ELD: I don’t know. Definitions really piss me off. Now we’re seeing this proliferation of terminology for gender identities that exist between the spectrum or outside of the binary. It’s difficult because these terms in some ways will fit me, but there are some terms that won’t. Terms like genderqueer, genderfluid, neutrois, agender, and trans-masculine will always come up again and again. However, something that I like is that the term ‘non-binary’ allows for the flexibility of not necessarily fitting into one distinct category, while also linguistically it is refusing the concept of the binary as the norm. It’s within the name itself.

Out of interest, the photo of you, with a face-cloth on your face and looking up to the sky – is this work about your social transition?

JB: Yes. Great spotting. No one really picked up on that and I don’t expect my work to be that transparent for everyone to understand all of the time. That’s never fazed me, the idea that anyone can draw anything from my work. I’m not concerned with any specific reading, I got over that the first day I went to art school! You can only give people context and clues, and hope maybe that they’ll put a specific line of thinking together. And there is no archive, as you say.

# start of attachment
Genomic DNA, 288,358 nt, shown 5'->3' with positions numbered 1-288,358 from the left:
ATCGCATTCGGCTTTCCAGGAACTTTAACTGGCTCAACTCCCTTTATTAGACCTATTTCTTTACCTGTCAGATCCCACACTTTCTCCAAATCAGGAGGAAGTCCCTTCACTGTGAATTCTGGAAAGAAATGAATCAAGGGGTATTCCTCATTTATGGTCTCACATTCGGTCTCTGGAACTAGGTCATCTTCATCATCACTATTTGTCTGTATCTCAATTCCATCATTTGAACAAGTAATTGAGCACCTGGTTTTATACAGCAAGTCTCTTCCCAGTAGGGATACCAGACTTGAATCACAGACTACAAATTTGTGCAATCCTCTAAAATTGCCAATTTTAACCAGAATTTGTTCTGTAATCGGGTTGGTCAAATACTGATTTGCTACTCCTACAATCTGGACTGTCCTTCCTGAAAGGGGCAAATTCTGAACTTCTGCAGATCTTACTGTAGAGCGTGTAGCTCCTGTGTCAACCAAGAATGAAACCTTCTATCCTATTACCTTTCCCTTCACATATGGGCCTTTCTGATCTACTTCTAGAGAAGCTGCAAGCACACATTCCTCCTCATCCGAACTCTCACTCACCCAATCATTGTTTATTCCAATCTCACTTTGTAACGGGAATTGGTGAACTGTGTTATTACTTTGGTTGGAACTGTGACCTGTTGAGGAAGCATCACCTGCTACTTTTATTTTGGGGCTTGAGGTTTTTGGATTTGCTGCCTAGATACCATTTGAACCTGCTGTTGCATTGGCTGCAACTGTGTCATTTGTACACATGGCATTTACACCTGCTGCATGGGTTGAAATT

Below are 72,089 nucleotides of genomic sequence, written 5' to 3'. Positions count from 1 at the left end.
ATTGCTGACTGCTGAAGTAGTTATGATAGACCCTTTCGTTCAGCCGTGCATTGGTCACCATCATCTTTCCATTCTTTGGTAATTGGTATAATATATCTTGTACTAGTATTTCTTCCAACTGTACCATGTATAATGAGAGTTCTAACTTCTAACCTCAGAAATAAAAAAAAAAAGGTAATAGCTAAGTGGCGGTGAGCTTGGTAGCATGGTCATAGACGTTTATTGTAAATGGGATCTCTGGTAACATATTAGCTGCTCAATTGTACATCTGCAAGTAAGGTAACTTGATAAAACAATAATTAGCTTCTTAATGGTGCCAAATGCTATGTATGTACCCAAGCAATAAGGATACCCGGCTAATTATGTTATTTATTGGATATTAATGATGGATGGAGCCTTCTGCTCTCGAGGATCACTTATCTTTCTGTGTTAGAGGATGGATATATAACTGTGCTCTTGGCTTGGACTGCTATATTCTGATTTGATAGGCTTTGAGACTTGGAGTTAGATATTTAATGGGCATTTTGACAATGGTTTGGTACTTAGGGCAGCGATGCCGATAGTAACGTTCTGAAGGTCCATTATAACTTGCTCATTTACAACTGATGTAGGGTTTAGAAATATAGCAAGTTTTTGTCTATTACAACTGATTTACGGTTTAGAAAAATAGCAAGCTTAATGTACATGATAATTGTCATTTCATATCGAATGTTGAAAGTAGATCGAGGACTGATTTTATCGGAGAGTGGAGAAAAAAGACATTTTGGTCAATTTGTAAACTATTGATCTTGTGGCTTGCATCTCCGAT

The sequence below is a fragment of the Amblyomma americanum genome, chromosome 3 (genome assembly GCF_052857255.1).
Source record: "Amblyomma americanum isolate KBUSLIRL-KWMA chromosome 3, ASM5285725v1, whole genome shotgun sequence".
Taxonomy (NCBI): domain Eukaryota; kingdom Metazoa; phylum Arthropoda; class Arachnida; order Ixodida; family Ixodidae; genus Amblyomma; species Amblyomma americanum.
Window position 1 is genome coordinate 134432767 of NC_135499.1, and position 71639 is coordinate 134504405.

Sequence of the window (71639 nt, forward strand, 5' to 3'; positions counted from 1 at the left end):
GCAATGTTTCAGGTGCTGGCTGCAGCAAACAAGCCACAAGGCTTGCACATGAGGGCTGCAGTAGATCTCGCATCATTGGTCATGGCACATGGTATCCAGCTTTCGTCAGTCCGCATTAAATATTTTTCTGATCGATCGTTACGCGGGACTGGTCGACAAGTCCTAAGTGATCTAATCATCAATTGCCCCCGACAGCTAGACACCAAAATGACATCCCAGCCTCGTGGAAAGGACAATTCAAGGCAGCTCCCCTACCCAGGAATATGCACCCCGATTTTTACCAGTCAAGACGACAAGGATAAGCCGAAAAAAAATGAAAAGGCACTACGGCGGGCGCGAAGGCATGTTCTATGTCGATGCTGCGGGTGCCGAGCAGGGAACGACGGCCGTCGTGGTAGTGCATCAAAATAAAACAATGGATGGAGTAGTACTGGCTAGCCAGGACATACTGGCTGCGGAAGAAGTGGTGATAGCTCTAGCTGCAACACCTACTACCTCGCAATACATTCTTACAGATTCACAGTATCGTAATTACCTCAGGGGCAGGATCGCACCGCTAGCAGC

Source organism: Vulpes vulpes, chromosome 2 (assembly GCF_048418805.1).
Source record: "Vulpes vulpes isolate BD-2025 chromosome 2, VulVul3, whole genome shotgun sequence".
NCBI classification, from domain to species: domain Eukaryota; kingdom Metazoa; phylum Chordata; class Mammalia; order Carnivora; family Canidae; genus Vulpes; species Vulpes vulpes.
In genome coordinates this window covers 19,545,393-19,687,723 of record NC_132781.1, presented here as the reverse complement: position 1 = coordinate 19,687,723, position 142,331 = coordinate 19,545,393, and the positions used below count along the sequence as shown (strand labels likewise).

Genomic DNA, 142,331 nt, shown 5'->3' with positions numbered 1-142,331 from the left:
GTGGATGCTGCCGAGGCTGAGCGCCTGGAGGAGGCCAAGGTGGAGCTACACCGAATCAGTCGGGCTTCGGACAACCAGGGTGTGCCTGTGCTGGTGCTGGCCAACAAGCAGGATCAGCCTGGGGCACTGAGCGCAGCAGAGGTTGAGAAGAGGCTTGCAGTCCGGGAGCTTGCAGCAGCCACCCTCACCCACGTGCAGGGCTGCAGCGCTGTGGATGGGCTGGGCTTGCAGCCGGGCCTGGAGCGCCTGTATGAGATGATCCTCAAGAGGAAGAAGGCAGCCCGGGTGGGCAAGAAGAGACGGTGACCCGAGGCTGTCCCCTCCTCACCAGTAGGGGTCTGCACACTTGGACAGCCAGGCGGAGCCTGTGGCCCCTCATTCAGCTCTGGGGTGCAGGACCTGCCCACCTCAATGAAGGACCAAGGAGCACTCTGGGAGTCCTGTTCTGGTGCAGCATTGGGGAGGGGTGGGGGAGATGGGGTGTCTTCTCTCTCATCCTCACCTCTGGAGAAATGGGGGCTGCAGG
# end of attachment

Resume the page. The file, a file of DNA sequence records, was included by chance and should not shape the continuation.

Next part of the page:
ELD: How do you think that changing the way you publicly identify yourself will affect your art practice?

JB: I consider that my body has cultural currency, in Wellington specifically. This is more of a proclamation. I have always felt non-binary, but there were no words for it for a really long time, and that was a discomfort I had internally. So, you can say it a few times at a party, but for me I had to tell people, and I had to have an article written about it. But a lot of people don’t know that or haven’t changed, or they don’t know that my pronouns have changed, so there’s still a lot of misgendering going on. You just have to make the appropriate corrections when you can and when you feel safe enough to do so.